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Diabetologia. 2018 Dec;61(12):2590-2597. doi: 10.1007/s00125-018-4723-y. Epub 2018 Aug 31.

Amputation-free survival in 17,353 people at high risk for foot ulceration in diabetes: a national observational study.

Author information

1
Division of Population Health Sciences, Medical Research Institute, University of Dundee, The Mackenzie Building, Kirsty Semple Way, Dundee, DD2 4BF, UK. t.vadiveloo@dundee.ac.uk.
2
Nottingham University Hospitals Trust, Nottingham, UK.
3
Division of Population Health Sciences, Medical Research Institute, University of Dundee, The Mackenzie Building, Kirsty Semple Way, Dundee, DD2 4BF, UK.
4
Institute of Genetics and Molecular Medicine, University of Edinburgh, Edinburgh, UK.
5
Usher Institute for Public Health Sciences and Informatics, University of Edinburgh, Edinburgh, UK.
6
Division of Molecular and Clinical Medicine, University of Dundee, Dundee, UK.

Abstract

AIMS/HYPOTHESIS:

Our aim was to investigate amputation-free survival in people at high risk for foot ulceration in diabetes ('high-risk foot'), and to compare different subcategories of high-risk foot.

METHODS:

Overall, 17,353 people with diabetes and high-risk foot from January 2008 to December 2011 were identified from the Scotland-wide diabetes register (Scottish Care Information-Diabetes: N = 247,278). Participants were followed-up for up to 2 years from baseline and were categorised into three groups: (1) those with no previous ulcer, (2) those with an active ulcer or (3) those with a healed previous ulcer. Participants with prior minor or major amputation were excluded. Accelerated failure time models were used to compare amputation-free survival up to 2 years between the three exposure groups.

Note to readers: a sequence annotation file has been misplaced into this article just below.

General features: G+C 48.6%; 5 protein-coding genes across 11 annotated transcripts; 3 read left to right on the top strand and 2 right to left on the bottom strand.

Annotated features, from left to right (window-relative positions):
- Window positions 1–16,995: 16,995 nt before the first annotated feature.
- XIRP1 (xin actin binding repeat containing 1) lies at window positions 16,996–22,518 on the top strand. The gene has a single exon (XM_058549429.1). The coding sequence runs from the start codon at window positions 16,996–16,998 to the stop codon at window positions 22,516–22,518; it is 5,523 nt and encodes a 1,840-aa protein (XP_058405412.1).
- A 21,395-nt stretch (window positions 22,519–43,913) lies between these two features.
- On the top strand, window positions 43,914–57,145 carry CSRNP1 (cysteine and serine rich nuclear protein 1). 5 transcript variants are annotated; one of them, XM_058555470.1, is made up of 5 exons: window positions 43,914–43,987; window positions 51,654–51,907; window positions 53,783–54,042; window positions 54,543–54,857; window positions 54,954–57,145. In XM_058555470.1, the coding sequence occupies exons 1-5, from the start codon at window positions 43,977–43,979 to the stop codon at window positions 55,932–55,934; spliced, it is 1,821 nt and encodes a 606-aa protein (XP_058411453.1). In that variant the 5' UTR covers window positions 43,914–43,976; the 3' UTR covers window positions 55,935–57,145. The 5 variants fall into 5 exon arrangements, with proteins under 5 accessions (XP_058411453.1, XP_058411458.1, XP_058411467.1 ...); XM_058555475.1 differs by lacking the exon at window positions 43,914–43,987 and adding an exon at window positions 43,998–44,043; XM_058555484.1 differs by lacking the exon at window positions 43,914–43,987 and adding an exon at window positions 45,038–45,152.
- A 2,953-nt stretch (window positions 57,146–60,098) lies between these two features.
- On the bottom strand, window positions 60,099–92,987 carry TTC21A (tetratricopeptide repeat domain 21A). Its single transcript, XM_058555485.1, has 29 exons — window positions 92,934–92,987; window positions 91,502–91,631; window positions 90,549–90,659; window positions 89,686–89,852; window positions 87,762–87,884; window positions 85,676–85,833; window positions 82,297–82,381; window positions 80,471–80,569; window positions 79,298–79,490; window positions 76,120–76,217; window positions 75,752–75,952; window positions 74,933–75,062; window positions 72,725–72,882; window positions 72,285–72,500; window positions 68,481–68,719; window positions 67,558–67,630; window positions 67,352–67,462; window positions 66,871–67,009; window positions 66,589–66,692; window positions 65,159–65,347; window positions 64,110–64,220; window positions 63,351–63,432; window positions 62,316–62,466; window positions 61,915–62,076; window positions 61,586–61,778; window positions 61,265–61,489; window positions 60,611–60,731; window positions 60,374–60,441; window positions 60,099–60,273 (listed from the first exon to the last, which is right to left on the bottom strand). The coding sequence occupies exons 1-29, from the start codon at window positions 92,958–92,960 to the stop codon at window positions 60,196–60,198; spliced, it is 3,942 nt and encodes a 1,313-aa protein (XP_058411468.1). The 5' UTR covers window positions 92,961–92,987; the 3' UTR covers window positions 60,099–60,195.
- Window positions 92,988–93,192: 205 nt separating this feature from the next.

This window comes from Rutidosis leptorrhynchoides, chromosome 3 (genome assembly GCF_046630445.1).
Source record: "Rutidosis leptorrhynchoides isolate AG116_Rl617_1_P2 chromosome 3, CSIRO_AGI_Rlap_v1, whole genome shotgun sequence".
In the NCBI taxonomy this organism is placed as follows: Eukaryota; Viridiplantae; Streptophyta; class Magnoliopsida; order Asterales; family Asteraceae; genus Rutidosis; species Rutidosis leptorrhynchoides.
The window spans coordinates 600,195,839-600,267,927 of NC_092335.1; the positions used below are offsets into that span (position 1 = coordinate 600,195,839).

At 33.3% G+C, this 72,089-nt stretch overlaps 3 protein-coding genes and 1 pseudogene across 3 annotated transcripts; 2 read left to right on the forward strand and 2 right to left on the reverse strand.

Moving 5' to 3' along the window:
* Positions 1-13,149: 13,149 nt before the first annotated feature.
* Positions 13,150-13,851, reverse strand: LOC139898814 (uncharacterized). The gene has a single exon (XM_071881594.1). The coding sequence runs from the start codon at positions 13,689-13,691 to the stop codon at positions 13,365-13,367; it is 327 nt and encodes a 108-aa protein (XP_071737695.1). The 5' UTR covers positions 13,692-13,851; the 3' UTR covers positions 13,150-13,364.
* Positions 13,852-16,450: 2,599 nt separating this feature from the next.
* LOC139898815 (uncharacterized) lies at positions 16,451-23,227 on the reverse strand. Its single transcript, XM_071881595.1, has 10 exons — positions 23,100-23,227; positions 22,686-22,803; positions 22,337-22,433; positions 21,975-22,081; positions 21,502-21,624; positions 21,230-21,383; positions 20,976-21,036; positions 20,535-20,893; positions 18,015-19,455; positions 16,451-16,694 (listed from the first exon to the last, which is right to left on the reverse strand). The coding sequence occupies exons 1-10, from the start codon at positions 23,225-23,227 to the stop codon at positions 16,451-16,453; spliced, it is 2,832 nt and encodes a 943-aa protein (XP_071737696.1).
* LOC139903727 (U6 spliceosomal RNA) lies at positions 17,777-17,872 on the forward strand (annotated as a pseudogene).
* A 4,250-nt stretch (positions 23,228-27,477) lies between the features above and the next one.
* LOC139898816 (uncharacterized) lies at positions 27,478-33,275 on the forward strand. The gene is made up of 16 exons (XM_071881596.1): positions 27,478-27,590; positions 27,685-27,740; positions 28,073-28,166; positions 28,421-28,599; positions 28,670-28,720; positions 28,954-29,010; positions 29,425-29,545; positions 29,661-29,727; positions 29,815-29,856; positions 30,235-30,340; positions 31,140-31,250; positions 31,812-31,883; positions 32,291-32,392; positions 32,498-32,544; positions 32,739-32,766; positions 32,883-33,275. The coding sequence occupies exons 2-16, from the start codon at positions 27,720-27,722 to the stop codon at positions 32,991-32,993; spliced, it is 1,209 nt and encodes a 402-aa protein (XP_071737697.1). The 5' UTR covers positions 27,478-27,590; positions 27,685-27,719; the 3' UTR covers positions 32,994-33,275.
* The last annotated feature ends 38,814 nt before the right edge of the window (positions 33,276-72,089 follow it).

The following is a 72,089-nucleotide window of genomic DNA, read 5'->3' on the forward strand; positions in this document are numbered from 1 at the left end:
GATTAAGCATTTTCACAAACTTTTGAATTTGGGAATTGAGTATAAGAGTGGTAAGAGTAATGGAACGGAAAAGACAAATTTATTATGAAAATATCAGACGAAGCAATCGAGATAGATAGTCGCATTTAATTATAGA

RESULTS:

The 2 year amputation-free survival rate in all people with diabetes with high-risk foot was 84.5%. In this study group, 270 people (10.0%) had an amputation and 2424 (90.0%) died during the 2 year follow-up period. People who had active and healed previous ulcers at baseline had significantly lower 2 year amputation-free survival compared with those who had no previous ulcer (both p < 0.0001). The percentage of people who died within 2 years for those with healed ulcer, active ulcer or no baseline ulcer was 22.8%, 16% and 12.1%, respectively.

CONCLUSIONS/INTERPRETATION:

In people judged to be at high risk of foot ulceration, the risk of death was up to nine times the risk of amputation. Death rates were higher for people with diabetes who had healed ulcers than for those with active ulcers. However, people with active ulcers had the highest risk of amputation.

KEYWORDS:

Amputation; Diabetes; Foot; Mortality; Ulcer

PMID:
30171278
PMCID:
PMC6223842
DOI:
10.1007/s00125-018-4723-y
[Indexed for MEDLINE]
Free PMC Article

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